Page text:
<williams12345@excite.com> wrote in message
    news:1122665560.567247.117910@g44g2000cwa.googlegroups.com...
    > It seems that computer manufactures are reducing costs
    > by supplying less CDs. I want a windows XP
    > machine that will allow me to rebuild the system from
    > scratch (after reformatting the disk). I do not want
    > a CD that only updates system files for an already
    > existing XP installation.
    >
    > I see that many computers come with a restore CD.
    > What exactly is that?
    > I can imagine several possibilities:
    > 1. A CD that will reload system files, onto an existing
    > XP installation. This might be used after
    > a virus has removed critical system files, and you
    > do not want to install from scratch.
    > 2. An image file (.iso) that will rebuild a system from
    > scratch (after reformatting the disk).
    > This is typically an image of the system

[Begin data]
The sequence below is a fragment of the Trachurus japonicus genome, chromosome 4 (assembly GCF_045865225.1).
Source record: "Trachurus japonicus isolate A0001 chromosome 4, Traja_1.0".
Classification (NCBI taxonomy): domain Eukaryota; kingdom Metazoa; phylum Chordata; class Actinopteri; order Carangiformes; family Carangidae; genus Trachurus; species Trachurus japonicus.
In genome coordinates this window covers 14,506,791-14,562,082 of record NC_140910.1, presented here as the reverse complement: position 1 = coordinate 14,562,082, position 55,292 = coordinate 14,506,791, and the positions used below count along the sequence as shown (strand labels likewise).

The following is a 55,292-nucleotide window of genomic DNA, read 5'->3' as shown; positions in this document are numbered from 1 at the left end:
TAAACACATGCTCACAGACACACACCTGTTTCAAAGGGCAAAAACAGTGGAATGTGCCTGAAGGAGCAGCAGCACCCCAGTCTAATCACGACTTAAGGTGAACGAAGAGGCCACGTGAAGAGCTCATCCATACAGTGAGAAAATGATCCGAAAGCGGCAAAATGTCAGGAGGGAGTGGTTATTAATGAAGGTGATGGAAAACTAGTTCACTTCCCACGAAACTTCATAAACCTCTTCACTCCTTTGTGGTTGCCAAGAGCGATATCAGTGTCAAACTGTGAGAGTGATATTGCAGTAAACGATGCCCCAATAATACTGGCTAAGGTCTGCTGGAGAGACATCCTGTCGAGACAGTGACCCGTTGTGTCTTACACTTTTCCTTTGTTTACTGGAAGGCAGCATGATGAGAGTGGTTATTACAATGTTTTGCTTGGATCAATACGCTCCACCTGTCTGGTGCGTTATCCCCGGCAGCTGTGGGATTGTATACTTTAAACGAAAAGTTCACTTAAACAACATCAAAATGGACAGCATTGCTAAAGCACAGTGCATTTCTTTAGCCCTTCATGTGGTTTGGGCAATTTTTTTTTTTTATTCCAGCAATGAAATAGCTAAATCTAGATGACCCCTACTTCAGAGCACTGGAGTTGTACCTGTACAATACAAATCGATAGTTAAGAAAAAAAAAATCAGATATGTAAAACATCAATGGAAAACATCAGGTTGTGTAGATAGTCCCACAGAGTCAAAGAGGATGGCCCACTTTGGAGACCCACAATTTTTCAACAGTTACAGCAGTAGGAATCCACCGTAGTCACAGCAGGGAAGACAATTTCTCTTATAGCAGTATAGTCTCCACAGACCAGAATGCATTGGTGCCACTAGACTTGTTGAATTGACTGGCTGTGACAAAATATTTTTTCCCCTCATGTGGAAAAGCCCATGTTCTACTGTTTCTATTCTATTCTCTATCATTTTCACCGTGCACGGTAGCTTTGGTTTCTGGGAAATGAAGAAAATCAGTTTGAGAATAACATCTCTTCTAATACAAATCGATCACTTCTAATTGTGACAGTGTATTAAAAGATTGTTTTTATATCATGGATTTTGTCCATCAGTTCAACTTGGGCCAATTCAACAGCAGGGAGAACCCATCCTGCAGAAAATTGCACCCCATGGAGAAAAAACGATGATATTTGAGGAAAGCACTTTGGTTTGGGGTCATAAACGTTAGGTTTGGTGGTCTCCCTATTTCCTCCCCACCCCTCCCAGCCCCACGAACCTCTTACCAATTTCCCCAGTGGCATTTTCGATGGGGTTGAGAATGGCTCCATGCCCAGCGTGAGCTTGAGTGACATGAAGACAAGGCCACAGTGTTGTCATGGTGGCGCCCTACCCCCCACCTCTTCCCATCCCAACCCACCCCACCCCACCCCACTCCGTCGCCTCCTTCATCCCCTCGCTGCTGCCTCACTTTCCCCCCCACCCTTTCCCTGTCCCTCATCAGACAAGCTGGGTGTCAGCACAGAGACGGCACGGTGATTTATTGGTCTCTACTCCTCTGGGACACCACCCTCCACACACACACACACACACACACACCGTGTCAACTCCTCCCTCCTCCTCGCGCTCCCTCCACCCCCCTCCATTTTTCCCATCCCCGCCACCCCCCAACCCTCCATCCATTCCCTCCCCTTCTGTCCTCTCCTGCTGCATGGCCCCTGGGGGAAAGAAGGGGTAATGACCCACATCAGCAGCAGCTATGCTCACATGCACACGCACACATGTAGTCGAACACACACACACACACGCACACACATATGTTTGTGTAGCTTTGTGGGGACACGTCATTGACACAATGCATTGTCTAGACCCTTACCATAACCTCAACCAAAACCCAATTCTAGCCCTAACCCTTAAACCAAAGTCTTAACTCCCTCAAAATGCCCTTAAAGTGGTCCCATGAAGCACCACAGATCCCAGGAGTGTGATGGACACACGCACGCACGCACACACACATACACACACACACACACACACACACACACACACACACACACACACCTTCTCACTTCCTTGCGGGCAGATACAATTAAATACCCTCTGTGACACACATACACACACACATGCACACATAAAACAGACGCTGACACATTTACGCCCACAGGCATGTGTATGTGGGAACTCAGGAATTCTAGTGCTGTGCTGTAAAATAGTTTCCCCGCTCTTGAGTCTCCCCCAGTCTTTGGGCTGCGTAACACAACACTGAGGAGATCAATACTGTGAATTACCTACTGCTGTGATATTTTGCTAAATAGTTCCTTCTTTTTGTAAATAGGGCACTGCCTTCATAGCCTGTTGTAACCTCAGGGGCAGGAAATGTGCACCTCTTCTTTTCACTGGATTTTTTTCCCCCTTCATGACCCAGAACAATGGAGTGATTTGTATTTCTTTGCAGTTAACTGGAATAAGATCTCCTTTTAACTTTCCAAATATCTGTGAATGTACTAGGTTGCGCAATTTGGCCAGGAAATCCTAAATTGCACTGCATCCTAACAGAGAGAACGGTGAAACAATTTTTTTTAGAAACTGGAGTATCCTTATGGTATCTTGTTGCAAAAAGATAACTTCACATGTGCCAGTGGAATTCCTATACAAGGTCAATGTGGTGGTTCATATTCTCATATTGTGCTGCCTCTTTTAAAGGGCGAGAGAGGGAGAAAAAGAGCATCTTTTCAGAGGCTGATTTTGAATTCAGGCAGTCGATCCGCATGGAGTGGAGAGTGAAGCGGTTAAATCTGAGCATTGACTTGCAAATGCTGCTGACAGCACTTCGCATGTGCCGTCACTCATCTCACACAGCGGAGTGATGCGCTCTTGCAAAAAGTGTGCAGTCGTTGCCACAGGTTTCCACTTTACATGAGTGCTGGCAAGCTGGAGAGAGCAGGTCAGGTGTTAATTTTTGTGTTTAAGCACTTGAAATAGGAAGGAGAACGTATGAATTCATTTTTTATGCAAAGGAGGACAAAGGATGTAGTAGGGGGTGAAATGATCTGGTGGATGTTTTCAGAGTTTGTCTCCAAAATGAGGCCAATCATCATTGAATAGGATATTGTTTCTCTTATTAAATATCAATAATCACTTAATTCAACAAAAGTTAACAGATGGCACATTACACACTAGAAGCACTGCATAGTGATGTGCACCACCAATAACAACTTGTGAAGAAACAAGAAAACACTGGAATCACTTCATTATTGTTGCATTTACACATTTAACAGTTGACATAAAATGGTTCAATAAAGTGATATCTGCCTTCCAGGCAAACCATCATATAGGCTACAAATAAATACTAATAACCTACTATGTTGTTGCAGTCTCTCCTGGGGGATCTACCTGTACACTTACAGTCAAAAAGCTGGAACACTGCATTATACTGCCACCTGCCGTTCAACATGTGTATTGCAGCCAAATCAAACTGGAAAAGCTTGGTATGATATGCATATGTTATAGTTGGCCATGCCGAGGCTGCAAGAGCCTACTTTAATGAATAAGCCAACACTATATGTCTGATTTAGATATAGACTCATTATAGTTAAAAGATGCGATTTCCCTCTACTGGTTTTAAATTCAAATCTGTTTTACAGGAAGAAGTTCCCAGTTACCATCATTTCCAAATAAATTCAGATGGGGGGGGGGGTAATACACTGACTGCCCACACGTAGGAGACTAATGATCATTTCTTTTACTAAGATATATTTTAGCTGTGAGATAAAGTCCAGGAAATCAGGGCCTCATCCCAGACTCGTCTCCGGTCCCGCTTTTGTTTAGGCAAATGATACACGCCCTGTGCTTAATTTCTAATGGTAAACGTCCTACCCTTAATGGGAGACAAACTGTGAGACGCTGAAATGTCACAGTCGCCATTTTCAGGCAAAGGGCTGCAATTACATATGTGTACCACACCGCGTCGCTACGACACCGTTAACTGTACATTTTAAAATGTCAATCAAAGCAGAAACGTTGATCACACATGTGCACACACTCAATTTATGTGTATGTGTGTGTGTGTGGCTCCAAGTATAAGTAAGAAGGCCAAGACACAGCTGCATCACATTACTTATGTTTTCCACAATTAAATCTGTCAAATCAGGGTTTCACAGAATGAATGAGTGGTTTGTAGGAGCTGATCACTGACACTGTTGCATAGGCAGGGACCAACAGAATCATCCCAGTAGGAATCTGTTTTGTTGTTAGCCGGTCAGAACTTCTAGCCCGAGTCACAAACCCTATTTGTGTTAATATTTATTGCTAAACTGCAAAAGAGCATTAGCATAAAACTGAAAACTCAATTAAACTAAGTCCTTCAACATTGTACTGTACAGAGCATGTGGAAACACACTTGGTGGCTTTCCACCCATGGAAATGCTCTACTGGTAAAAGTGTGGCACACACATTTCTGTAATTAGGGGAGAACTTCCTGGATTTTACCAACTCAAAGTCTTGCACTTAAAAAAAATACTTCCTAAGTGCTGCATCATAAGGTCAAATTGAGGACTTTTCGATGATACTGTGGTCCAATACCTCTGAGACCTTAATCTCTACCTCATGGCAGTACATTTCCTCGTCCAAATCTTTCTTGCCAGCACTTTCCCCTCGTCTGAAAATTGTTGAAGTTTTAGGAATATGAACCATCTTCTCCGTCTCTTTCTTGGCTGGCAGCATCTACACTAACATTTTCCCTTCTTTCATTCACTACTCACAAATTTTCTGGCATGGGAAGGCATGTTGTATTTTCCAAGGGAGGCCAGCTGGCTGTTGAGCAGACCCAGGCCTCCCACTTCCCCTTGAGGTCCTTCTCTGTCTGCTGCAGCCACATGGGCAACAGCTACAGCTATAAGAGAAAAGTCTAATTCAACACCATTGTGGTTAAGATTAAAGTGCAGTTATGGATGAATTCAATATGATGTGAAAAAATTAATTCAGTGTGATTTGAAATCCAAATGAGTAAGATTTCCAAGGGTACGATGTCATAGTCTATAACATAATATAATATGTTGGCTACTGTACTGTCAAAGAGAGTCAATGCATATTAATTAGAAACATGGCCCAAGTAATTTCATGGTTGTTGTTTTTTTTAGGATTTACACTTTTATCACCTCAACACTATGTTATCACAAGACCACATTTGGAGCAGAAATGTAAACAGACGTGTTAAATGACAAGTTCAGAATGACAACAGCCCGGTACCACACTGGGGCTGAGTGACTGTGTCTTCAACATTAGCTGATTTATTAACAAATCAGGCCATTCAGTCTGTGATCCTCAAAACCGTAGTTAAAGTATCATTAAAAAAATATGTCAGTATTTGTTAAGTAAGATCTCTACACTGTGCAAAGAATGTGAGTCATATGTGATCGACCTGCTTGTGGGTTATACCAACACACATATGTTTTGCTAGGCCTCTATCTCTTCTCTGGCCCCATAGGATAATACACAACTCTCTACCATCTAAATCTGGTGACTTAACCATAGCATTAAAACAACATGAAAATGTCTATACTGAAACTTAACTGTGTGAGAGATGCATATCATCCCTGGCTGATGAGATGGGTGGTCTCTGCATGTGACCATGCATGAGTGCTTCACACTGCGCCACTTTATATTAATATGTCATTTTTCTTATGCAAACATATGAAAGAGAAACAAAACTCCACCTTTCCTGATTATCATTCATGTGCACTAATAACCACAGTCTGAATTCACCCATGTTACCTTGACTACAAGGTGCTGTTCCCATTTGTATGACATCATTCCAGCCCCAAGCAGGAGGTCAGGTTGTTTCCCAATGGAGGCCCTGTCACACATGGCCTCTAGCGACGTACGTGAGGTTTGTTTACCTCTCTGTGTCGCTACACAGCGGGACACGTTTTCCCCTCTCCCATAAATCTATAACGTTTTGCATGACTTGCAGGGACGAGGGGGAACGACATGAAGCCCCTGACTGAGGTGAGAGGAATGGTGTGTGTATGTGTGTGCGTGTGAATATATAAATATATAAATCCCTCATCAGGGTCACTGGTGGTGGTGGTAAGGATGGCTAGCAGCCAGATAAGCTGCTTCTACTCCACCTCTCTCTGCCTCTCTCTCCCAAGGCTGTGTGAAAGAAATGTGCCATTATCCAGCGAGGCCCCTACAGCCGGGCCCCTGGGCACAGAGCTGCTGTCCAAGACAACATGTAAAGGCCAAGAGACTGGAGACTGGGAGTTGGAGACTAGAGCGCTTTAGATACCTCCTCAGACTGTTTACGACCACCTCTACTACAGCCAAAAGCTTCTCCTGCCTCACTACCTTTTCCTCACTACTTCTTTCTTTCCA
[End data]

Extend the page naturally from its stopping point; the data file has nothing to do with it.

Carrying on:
> after it was built at the factory, with all the
    > updates and applications.
    > 3. A windows XP CD (from MS).
    >
    > And, sometimes it is called a recover CD.
    > Don't know if that is different than a restore CD?
    >
    > I am looking at emachines, HP, gateway and DELL.
    > Can you make any general statements regarding their
    > policy on CDs? Such as: HP always provides
    > a MS windows CD.
    >
  10. Archived from groups: microsoft.public.windowsxp.basics (More info?)

    On Fri, 29 Jul 2005 18:40:56 -0700, Ken Blake wrote:

    > And if what I've heard recently is true, even they don't do it
    > anymore.

    If I understood that recent thread correctly, I think you can still get the
    Dell OEM CD (the OEM generic install with Dell name on it) if you request
    it specifically.

    --
    Sharon F
    MS-MVP ~ Windows Shell/User
  11. Archived from groups: microsoft.public.windowsxp.basics (More info?)

    In news:urBevQrlFHA.2988@TK2MSFTNGP10.phx.gbl,
    Sharon F <sharonfDEL@ETEmvps.org> typed:

    > On Fri, 29 Jul 2005 18:40:56 -0700, Ken Blake wrote:
    >
    >> And if what I've heard recently is true, even they don't do it
    >> anymore.
    >
    > If I understood that recent thread correctly, I think you can